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High School, Physics Science Projects (47 results)

Physics is the study of matter — what is it made of? How does it behave? What laws or equations describe it? From subatomic particles, to the Big Bang, modern physicists study matter at a tremendous range of scales. There's a whole lot of interesting physics at the human scale, too.
10 Popular Physics Science Projects
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Science Fair Project Idea
This is a really fun project even if you don't like going on roller coasters yourself. You'll build a roller coaster track for marbles using foam pipe insulation and masking tape, and see how much of an initial drop is required to get the marble to "loop the loop." It's a great way to learn about how stored energy (potential energy) is converted into the energy of motion (kinetic energy). Read more
Science Fair Project Idea
When you have your X-rays taken at the dentist's or doctor's office, do you ever wonder how the X-ray machine works? Or better yet, how you could make one yourself to use for experiments? This how-to guide provides detailed instructions for high school students and adult do-it-yourself (DIY) enthusiasts to construct and use a homemade X-ray machine safely. Read more
Science Fair Project Idea
Did you know that you can measure the speed of light using a microwave oven, some egg white, and a ruler? Find out how with this cool kitchen science project thanks to Mr. Nick Hood, a science teacher in Fife, Scotland. Read more
Science Fair Project Idea
Astronomers can figure out what distant stars are made of (in other words, their atomic composition) by measuring what type of light is emitted by the star. In this science project, you can do something similar by observing the color of flames when various chemicals are burned. Read more
Science Fair Project Idea
If you'd like to investigate the physics of amusement park rides, then this project is for you. You'll build a roller coaster track for marbles using foam pipe insulation and masking tape, and see how much the marble's potential energy at the beginning of the track is converted to kinetic energy at various points along the track. Read more
Science Fair Project Idea
Why is it more comfortable to wear light-colored clothes on a hot summer day? Why wear a dark-colored jacket for early-morning fishing on a cold lake? How much difference can it make? Here's a project where you can quantify how much difference color makes for absorbing heat. Read more
Science Fair Project Idea
Everyone has experienced the warmth provided by a shaft of sunlight through a window. In this physics science fair project, you will determine how the color of an object affects the amount of radiant energy that is absorbed. You will then use the Stefan-Boltzmann equation to determine the amount of energy that is absorbed and re-emitted by the different colors. Read more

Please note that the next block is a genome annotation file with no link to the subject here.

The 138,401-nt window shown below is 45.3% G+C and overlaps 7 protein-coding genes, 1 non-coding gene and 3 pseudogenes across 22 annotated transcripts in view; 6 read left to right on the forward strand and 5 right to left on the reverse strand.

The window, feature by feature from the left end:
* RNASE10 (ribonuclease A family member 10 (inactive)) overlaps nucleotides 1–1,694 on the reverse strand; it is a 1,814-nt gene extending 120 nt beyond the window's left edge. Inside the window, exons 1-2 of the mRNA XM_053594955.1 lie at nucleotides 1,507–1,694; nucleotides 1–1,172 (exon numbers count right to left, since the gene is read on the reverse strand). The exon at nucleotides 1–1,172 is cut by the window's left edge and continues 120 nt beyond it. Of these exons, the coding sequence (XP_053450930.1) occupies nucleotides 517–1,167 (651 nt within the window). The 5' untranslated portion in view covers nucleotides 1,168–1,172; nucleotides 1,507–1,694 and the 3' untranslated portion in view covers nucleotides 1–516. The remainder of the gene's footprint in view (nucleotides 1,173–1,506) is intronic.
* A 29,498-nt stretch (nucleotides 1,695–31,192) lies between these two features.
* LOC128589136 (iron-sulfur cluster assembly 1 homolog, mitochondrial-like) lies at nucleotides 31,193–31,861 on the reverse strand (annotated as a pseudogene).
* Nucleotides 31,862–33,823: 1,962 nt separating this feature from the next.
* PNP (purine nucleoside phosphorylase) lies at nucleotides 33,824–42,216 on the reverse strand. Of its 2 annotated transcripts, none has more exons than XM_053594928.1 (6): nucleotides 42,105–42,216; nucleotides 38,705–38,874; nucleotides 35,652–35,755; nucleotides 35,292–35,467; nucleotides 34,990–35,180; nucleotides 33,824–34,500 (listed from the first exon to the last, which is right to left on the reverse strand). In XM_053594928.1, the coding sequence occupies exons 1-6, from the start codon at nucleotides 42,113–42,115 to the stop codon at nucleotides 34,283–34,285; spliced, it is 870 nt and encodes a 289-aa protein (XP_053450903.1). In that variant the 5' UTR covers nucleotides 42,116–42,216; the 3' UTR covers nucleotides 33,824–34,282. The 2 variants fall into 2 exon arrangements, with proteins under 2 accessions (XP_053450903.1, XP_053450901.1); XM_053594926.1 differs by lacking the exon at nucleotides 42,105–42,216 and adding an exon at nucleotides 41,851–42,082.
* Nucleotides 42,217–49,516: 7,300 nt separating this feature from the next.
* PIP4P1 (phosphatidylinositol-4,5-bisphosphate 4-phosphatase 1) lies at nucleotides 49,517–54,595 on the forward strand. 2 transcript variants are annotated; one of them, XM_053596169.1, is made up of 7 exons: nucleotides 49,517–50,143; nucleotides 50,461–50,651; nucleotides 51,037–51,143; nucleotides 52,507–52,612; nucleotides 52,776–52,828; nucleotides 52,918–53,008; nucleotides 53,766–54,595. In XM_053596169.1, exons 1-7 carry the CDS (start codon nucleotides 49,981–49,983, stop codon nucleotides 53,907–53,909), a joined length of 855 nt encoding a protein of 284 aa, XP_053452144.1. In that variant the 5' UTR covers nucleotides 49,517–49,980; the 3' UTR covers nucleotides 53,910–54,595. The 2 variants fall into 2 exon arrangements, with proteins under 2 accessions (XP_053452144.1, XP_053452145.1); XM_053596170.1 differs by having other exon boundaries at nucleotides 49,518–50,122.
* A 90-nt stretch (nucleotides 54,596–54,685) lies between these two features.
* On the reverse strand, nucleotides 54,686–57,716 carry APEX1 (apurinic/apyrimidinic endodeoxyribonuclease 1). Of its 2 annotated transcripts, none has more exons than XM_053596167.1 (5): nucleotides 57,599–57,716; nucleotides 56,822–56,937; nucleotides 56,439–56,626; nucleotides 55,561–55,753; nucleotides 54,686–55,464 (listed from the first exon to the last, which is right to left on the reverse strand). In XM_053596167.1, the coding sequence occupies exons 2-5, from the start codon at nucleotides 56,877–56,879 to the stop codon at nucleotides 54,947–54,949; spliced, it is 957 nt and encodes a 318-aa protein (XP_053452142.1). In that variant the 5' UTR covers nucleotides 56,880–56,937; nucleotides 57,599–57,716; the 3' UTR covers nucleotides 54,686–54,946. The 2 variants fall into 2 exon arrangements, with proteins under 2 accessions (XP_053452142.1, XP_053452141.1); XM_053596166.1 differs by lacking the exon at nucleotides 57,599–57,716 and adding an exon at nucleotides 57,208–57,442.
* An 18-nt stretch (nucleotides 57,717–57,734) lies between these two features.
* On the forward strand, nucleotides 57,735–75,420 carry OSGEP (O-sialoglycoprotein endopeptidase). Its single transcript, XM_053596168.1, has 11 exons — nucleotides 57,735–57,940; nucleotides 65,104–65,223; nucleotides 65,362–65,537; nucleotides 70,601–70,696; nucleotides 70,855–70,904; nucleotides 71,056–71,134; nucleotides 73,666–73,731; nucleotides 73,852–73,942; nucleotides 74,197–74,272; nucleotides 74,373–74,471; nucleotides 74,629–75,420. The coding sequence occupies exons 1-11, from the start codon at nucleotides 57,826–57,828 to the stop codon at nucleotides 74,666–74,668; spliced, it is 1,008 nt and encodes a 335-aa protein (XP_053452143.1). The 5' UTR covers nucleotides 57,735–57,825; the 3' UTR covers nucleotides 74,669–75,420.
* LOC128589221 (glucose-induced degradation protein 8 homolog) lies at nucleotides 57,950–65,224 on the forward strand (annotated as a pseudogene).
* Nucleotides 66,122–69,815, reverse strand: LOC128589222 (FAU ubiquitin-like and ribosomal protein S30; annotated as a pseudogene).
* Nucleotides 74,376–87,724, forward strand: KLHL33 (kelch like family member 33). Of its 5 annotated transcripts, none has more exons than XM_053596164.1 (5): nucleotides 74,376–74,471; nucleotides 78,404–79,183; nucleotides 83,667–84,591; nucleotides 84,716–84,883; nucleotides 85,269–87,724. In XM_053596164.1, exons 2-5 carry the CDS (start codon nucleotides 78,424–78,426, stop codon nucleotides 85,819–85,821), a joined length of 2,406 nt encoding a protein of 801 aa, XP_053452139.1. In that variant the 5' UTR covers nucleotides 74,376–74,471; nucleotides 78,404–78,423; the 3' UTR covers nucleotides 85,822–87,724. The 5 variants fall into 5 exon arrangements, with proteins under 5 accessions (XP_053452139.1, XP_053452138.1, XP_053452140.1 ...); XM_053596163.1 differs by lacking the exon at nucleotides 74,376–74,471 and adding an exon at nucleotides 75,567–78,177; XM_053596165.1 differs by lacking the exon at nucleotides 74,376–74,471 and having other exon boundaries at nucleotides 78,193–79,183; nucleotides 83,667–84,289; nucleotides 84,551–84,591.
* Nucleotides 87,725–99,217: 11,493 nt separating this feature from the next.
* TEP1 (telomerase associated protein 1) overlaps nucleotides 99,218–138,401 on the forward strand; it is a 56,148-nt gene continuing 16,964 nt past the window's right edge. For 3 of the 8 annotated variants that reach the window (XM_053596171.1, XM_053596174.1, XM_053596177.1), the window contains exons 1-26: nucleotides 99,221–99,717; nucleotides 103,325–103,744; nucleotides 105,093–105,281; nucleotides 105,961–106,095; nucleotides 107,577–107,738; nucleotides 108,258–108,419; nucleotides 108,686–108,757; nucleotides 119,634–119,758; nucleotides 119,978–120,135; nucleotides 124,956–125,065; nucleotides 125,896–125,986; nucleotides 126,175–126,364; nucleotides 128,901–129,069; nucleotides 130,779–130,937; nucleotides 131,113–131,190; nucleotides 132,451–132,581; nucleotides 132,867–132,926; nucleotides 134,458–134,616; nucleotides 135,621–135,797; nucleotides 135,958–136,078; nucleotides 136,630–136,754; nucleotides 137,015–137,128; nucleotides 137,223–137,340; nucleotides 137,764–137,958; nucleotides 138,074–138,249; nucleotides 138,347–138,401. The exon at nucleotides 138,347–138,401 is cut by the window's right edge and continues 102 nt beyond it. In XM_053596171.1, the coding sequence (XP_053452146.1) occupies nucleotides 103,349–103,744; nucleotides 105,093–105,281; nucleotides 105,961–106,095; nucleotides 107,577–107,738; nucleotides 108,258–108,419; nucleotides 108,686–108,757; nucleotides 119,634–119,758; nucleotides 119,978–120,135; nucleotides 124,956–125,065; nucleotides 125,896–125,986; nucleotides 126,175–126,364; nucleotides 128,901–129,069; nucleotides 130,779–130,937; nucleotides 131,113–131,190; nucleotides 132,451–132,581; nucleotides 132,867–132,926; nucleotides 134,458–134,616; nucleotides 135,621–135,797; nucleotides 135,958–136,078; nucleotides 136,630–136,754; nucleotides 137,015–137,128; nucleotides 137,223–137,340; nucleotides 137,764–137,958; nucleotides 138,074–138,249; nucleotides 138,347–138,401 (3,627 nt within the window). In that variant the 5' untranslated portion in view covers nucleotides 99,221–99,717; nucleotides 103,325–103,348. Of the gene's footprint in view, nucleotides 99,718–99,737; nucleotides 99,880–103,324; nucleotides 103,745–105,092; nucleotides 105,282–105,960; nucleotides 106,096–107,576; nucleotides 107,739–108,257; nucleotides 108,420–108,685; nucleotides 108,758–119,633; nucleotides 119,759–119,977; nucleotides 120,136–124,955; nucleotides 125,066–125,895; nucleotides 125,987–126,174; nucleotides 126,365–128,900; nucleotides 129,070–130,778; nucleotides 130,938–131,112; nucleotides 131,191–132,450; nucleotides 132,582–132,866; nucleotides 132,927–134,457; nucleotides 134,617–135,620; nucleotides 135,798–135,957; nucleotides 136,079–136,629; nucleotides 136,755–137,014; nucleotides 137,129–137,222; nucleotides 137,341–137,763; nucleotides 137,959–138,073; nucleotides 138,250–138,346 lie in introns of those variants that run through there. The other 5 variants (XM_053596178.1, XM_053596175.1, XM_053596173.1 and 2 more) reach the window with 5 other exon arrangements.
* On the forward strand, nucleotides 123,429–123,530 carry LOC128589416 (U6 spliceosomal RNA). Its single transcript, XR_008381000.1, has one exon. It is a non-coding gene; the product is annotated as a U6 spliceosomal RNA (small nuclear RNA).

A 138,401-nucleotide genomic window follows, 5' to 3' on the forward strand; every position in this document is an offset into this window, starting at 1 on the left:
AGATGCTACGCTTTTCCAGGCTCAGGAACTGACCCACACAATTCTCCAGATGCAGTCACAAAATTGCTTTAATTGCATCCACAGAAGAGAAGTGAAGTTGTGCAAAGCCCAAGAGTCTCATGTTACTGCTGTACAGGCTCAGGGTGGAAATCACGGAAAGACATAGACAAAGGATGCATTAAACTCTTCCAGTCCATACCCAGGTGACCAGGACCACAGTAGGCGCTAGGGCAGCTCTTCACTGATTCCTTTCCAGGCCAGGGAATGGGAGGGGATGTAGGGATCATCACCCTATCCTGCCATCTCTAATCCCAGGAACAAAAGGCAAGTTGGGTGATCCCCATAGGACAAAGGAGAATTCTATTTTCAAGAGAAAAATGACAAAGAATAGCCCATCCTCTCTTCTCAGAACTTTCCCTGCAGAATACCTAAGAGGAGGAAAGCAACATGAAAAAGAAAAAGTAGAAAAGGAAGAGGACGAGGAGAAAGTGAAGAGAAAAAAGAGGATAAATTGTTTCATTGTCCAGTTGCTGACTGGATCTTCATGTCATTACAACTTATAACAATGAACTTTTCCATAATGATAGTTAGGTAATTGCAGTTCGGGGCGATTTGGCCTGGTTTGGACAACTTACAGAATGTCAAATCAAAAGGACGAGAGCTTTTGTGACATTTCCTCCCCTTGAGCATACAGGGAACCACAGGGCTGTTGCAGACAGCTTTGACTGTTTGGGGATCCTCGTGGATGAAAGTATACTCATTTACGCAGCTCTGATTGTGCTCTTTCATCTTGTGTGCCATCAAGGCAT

Science Fair Project Idea
Is it possible for an entirely wind-powered vehicle to travel directly downwind faster than the wind? This might seem counterintuitive or like it would violate the law of conservation of energy. After all, any good scientist knows that perpetual motion machines are impossible. However, as demonstrated by YouTubers Rick Cavallaro, Derek Muller (Veritasium), and Xyla Foxlin, you can take advantage of some tricky physics to make this vehicle work. Can you build—or even improve—your own… Read more
Science Fair Project Idea
In physics class, you have probably rolled your eyes at some point after being assigned a "projectile motion" homework problem where you use equations to predict how a ball will move through the air. This experiment will show you just how fun that problem can be by using a real catapult to launch a ball and videotaping it as it flies along its path. Then, you will analyze the video and compare it to what the equations predicted. If you have ever wondered if those equations in your physics… Read more
Science Fair Project Idea
Can you build a working speaker out of paper? How does a speaker's ability to play low or high-pitched notes depend on its size? Explore the science of sound in this project as you build and test your own speakers in order to answer these questions! Read more
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Free science fair projects.